So, did that movie become the foundation for my life, like the often-seen framing structure of the Spencer house? Did that story spark an interest in becoming an author? Houses and the land are always significant items in every book I write. Hummm….
Before we recline on the couch while a doctor lights a pipe and takes notes, let’s look at another significant movie in my life, Junior Bonner.
One of Director Sam Peckinpah’s lesser successful novels, this rodeo picture skewed me into an entirely different direction the year I graduated in 1972.
Junior Bonner is an almost over the hill rodeo rider. He first appears on the screen taping his injuries after an unsuccessful ride on an ornery bull named Sunshine. He returns to his home town to ride at the annual Fourth of July Prescott rodeo in Arizona to find his brother Curly, a disreputable real-estate developer, is bulldozing the family home in order to build a trailer park. Junior’s womanizing father Ace, and down-to-earth, long-suffering mother, Elvira, are estranged. Ace dreams of emigrating to Australia for once last chance at finding his fortune, but he’s broke.
Junior eventually floors his arrogant brother with a punch and bribes rodeo owner Buck Roan to again let him ride the bull that broke his ribs, promising him half the prize money. Buck thinks he must be crazy, but Junior actually manages to pull it off this time, going the full eight seconds.
Junior walks into a travel agent’s office and buys his father a one-way, first-class ticket to Australia, asking for it to be delivered with the line, “Tell ‘em Junior sent you.” The film’s final shot shows Junior leaving his hometown, his successful ride on Sunshine continuing to put off the inevitable end of his rodeo career.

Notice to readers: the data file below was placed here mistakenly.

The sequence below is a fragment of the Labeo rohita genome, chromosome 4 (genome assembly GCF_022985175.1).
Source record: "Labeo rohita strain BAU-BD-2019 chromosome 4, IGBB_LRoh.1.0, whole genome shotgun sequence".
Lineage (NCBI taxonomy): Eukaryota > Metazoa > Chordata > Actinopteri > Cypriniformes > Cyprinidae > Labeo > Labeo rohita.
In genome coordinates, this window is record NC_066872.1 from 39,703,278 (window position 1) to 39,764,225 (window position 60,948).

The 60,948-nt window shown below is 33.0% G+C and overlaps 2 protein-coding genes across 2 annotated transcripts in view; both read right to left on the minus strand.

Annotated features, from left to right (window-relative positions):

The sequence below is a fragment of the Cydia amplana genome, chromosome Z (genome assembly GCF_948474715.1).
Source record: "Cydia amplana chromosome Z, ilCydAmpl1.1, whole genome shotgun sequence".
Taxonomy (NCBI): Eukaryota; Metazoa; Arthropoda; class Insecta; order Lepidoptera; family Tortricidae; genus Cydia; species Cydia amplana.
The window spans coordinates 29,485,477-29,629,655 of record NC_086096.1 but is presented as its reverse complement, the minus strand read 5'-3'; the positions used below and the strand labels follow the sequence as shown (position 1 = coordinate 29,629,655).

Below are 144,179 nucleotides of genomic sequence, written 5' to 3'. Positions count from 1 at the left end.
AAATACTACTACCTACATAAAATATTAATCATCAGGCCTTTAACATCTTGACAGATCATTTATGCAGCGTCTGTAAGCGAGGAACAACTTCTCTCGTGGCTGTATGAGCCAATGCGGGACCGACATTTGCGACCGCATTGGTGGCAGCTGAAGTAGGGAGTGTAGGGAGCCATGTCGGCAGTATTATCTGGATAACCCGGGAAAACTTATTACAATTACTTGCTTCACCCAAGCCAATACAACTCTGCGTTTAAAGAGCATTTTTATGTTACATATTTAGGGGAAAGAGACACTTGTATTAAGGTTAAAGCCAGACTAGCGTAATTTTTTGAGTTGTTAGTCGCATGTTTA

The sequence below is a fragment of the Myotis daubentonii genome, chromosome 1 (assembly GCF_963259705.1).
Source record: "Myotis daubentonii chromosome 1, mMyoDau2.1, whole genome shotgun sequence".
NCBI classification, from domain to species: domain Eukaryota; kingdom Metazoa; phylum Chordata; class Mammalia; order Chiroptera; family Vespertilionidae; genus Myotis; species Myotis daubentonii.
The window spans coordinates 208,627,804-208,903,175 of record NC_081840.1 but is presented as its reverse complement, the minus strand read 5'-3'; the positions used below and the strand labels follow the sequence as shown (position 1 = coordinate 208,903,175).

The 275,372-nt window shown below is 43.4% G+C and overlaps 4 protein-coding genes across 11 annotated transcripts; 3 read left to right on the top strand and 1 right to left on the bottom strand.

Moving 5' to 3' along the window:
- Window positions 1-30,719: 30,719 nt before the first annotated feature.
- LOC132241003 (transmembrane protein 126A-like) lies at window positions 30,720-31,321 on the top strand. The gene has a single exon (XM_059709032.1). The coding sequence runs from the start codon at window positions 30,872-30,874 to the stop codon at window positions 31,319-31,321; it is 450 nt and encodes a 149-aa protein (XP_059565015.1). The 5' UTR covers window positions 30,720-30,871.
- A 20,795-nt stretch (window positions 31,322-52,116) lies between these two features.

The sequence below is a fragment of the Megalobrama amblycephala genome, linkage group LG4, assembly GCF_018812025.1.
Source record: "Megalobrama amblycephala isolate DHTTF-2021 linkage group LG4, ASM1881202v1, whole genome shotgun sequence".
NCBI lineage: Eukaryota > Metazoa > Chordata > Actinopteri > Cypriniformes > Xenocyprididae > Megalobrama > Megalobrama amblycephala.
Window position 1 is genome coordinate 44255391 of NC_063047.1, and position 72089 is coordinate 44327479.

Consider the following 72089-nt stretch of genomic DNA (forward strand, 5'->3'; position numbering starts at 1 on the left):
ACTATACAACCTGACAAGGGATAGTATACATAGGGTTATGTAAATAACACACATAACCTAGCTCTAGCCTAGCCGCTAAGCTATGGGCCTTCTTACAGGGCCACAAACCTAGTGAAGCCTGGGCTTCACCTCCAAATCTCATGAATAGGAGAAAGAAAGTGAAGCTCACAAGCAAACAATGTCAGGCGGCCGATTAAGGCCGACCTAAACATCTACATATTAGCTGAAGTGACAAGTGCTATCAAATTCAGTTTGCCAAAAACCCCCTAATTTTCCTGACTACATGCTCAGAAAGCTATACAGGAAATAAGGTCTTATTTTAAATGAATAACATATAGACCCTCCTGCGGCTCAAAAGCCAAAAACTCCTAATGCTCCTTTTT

After seeing that movie a couple of times, I launched a brief, unsuccessful rodeo career that ended when a doctor taped my own ribs after being thrown (familiar, huh?). “You need to find another job, kid. You’re not too good at this one.”
The movie, Junior Bonner, also taught me pacing, style, dialogue, and action. There are tiny moments in that film that have made their way into my work. If you haven’t seen it, buy the blue ray and listen to the comments, especially about a scene involving a typewriter. It’s an education in filming, directing, and character motivation.
I think both of these films helped me see my work cinematically as it progresses through the evolution of a manuscript. Reviewers often comment that my novels have a cinematic quality, and the comes from watching well-crafted movies.
You won’t get that with today’s super hero pablum.
What I am good at is collecting ideas and writing, and I have the feeling those movies, experiences, teachers, mentors and friends have all guided me toward my success. Oh, and don’t forget those early books I read like The Old Man and the Boy by Robert Ruark.
Now that book truly did change my life and sparked a dream to write novels.
The Two-Ton Albatross by William C. Anderson, Nothing Lasts Forever by Roderick Thorp (eventually filmed as Die Hard), Leaving Cheyenne by Larry McMurtry, and Recollection Creek by Fred Gipson, and dozens, if not hundreds more, established a solid path to writing.
So the question is to published and budding authors alike. Do you have a movie or book, or a combination of both, that sent you on this interesting and frustrating road?
Oh, and I have a follow up. Is there a movie, or book, that mirrors your life?